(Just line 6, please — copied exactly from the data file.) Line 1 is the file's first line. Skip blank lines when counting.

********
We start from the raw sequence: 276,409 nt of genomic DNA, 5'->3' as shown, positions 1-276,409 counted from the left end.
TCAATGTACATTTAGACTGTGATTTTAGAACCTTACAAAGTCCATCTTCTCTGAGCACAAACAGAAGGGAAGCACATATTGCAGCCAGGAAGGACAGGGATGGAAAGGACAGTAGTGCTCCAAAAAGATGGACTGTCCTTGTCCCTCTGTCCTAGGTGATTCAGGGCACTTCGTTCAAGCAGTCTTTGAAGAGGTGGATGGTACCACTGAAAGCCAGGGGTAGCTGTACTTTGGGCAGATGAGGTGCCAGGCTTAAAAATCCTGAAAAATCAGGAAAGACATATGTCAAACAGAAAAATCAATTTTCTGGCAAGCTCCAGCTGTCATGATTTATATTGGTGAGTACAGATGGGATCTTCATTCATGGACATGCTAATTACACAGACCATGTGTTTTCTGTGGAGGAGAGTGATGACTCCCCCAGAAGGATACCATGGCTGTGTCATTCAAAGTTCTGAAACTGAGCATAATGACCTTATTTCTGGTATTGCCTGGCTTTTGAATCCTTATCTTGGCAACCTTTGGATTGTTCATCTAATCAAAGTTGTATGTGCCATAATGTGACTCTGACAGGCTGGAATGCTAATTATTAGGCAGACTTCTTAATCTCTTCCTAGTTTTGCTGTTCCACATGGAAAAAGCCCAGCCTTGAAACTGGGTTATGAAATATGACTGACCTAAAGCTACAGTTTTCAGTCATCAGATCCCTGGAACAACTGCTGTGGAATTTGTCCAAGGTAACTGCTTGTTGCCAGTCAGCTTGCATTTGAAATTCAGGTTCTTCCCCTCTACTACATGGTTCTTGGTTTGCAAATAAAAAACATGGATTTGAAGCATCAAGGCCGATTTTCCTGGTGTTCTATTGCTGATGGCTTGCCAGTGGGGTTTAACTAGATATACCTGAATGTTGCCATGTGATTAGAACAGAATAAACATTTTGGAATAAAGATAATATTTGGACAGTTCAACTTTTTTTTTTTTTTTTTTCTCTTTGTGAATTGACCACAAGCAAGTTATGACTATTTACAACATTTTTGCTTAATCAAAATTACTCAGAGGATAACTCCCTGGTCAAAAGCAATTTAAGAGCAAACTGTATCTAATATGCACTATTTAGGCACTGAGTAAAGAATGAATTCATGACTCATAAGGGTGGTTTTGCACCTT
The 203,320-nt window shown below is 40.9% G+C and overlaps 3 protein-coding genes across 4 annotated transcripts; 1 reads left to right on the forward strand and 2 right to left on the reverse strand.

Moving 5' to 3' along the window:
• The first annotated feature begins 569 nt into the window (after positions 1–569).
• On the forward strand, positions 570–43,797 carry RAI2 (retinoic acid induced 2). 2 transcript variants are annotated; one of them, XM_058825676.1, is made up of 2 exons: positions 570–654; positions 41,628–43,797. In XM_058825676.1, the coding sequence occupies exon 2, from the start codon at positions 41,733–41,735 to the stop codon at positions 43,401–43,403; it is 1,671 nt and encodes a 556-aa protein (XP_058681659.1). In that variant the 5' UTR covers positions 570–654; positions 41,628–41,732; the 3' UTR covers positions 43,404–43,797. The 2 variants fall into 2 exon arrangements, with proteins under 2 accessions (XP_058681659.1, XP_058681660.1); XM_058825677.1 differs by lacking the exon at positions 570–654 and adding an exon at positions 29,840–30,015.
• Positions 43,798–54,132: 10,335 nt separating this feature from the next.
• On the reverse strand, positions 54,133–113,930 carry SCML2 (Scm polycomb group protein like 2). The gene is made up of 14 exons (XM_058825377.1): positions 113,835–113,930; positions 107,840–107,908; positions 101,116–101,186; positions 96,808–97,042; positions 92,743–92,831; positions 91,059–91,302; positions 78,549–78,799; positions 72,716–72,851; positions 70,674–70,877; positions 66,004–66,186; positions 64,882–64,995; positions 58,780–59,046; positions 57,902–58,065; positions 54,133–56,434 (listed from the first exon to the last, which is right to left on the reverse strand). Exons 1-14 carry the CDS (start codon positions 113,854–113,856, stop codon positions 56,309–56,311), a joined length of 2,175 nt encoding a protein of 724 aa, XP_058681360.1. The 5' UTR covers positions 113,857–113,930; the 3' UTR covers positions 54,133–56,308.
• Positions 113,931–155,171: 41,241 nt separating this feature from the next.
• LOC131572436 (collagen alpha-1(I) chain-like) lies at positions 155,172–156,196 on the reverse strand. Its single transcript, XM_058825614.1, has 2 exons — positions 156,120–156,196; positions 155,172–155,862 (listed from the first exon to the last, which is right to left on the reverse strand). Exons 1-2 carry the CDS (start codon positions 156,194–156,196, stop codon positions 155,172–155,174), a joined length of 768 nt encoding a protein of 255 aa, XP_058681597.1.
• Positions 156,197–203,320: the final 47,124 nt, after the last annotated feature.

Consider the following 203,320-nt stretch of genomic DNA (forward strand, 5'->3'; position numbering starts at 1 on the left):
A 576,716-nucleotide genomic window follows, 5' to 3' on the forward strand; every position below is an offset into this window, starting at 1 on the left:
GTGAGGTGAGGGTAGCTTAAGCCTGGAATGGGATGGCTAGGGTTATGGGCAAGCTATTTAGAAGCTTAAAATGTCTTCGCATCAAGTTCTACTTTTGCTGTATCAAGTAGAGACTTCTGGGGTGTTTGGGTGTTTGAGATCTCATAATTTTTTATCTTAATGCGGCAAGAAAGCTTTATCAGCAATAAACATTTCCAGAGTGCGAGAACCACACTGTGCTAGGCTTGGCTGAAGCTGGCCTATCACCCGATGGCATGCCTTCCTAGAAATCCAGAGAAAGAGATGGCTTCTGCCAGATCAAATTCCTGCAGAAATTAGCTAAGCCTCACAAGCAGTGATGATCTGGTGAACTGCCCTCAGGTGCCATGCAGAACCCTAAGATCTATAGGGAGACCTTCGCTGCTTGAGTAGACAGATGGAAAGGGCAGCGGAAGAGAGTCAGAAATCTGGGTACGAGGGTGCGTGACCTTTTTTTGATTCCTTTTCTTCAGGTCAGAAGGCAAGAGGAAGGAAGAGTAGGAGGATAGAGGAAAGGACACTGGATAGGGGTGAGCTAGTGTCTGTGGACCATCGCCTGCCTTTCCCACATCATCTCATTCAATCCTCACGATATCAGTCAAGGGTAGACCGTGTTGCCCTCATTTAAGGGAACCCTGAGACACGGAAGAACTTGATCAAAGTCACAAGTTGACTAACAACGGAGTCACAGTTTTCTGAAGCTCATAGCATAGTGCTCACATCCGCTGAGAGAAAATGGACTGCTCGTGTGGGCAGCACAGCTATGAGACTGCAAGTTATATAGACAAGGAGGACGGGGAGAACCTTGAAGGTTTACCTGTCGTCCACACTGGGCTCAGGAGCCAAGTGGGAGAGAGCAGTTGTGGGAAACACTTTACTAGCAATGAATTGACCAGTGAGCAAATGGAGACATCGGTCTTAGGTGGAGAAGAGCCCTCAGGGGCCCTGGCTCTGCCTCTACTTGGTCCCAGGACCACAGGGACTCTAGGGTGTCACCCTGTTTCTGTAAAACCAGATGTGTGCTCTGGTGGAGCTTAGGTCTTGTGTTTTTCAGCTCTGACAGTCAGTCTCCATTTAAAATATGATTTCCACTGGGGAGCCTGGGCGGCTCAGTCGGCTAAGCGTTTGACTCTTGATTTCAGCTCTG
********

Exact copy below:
• On the forward strand, positions 570–43,797 carry RAI2 (retinoic acid induced 2). 2 transcript variants are annotated; one of them, XM_058825676.1, is made up of 2 exons: positions 570–654; positions 41,628–43,797. In XM_058825676.1, the coding sequence occupies exon 2, from the start codon at positions 41,733–41,735 to the stop codon at positions 43,401–43,403; it is 1,671 nt and encodes a 556-aa protein (XP_058681659.1). In that variant the 5' UTR covers positions 570–654; positions 41,628–41,732; the 3' UTR covers positions 43,404–43,797. The 2 variants fall into 2 exon arrangements, with proteins under 2 accessions (XP_058681659.1, XP_058681660.1); XM_058825677.1 differs by lacking the exon at positions 570–654 and adding an exon at positions 29,840–30,015.